Dooley, JS; (2002) Diagnosis and management of genetic haemochromatosis. BEST PRACT RES CL HA , 15 (2) 277 - 293. 10.1053/beha.2002.0006.
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Haemochromatosis may be inherited or acquired. The commonest inherited form is HFE-related genetic haemochromatosis (GH). This is associated with homozygosity for the C282Y mutation in the HFE gene. Individuals with GH present in several ways depending upon the severity of iron overload. However, only a small proportion of genetically susceptible individuals develop disease.Diagnosis of GH is based on measurement of transferrin saturation, serum ferritin levels and mutation analysis of HFE. Liver biopsy is not necessary for diagnosis. It is used to establish the severity of liver disease in selected patients. Other complications of iron overload are identified by specific tests.Initial management of GH is by weekly venesection until borderline iron deficiency is achieved. The serum ferritin is then maintained at 50 mug/1 by 3-6 monthly venesection. Specific organ damage is managed appropriately. Early diagnosis and treatment before irreversible damage has occurred gives a normal life expectancy.Non-HFE related inherited iron overload may be due to mutations in other iron related genes. Management is along the same lines as for GH, although if venesection is not tolerated, other approaches may be necessary.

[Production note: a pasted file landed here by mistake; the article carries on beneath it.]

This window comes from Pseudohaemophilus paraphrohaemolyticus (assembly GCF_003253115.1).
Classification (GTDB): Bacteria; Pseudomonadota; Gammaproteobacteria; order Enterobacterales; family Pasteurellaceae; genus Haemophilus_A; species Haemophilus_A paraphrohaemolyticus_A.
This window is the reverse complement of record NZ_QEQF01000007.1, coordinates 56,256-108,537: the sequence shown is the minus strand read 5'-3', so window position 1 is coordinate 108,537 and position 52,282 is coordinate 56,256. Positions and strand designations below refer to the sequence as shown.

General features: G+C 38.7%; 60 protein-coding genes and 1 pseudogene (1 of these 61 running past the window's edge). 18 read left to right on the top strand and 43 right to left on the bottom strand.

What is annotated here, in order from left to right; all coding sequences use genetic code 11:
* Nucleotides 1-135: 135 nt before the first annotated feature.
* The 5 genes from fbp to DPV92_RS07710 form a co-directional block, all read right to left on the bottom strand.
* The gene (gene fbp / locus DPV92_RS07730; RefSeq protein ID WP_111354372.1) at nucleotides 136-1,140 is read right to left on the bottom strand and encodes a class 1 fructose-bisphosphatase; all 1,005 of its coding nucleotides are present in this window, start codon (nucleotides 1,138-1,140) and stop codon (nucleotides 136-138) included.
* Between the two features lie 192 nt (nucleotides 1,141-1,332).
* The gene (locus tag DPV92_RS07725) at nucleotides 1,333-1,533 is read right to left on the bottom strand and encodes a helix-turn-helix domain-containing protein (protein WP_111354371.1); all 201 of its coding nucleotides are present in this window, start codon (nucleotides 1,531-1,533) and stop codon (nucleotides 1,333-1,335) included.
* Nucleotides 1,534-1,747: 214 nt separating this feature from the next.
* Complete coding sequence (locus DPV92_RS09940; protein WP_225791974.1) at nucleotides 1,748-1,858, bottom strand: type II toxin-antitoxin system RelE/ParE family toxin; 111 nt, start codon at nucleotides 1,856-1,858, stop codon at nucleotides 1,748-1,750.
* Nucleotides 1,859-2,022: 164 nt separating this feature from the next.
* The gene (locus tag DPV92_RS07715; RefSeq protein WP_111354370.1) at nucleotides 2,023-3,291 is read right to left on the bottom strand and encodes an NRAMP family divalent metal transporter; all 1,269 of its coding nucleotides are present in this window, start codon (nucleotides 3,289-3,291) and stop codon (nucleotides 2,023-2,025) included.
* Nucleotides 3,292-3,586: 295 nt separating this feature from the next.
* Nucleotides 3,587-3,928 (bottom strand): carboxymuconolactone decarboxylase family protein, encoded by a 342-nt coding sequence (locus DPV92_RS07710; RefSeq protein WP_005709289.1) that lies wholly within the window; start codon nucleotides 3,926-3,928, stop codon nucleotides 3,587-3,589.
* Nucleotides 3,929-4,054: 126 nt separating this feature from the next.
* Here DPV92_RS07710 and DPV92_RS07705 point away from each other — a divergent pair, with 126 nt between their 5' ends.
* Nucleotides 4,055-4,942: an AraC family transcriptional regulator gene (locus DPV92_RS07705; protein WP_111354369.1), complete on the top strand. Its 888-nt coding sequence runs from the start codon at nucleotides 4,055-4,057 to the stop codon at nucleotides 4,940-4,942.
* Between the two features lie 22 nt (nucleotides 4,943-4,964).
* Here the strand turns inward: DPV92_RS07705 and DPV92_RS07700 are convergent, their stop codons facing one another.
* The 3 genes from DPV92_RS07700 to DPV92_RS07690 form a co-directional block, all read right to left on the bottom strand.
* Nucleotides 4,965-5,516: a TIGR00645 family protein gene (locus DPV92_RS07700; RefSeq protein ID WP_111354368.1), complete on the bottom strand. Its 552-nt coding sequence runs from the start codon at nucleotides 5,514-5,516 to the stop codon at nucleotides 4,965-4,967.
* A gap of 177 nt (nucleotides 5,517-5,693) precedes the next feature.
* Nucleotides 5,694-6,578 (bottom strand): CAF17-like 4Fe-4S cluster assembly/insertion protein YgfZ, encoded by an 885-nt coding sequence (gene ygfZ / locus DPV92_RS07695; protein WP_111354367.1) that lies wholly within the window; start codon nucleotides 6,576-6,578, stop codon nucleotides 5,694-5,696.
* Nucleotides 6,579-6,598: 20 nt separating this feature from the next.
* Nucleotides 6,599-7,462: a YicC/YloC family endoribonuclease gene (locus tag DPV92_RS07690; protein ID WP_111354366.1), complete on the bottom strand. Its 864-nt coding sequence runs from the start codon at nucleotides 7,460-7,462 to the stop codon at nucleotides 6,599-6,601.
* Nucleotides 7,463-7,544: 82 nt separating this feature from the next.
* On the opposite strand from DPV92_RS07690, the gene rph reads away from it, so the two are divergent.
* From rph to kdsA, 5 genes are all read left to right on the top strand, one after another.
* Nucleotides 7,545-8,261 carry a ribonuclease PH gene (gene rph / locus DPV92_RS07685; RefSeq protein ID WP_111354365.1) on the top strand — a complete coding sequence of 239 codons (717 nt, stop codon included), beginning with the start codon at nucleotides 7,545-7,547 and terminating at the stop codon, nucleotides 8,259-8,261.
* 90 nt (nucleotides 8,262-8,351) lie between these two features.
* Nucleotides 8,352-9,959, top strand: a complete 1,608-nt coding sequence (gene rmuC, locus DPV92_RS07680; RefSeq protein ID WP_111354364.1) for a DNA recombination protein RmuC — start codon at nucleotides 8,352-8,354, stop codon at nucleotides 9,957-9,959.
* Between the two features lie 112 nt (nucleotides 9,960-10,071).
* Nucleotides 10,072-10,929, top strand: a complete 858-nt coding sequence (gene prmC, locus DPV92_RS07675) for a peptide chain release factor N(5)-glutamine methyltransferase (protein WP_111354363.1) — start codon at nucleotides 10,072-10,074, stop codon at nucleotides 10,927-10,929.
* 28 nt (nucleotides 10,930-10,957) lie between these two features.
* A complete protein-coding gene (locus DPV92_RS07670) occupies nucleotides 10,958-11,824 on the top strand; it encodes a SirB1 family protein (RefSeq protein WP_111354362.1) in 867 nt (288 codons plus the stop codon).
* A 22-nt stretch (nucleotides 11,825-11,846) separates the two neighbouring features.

|Title:||Diagnosis and management of genetic haemochromatosis|
|Keywords:||genetic haemochromatosis, transferrin saturation, serum ferritin, liver biopsy, cirrhosis, hepatocellular carcinoma, diabetes mellitus, venesection, AUTOSOMAL-DOMINANT HEMOCHROMATOSIS, C282Y HOMOZYGOUS HEMOCHROMATOSIS, IRON-BINDING-CAPACITY, HEREDITARY HEMOCHROMATOSIS, JUVENILE HEMOCHROMATOSIS, TRANSFERRIN SATURATION, LIVER-TRANSPLANTATION, BLOOD-DONORS, HEPATOCELLULAR-CARCINOMA, SERUM FERRITIN|
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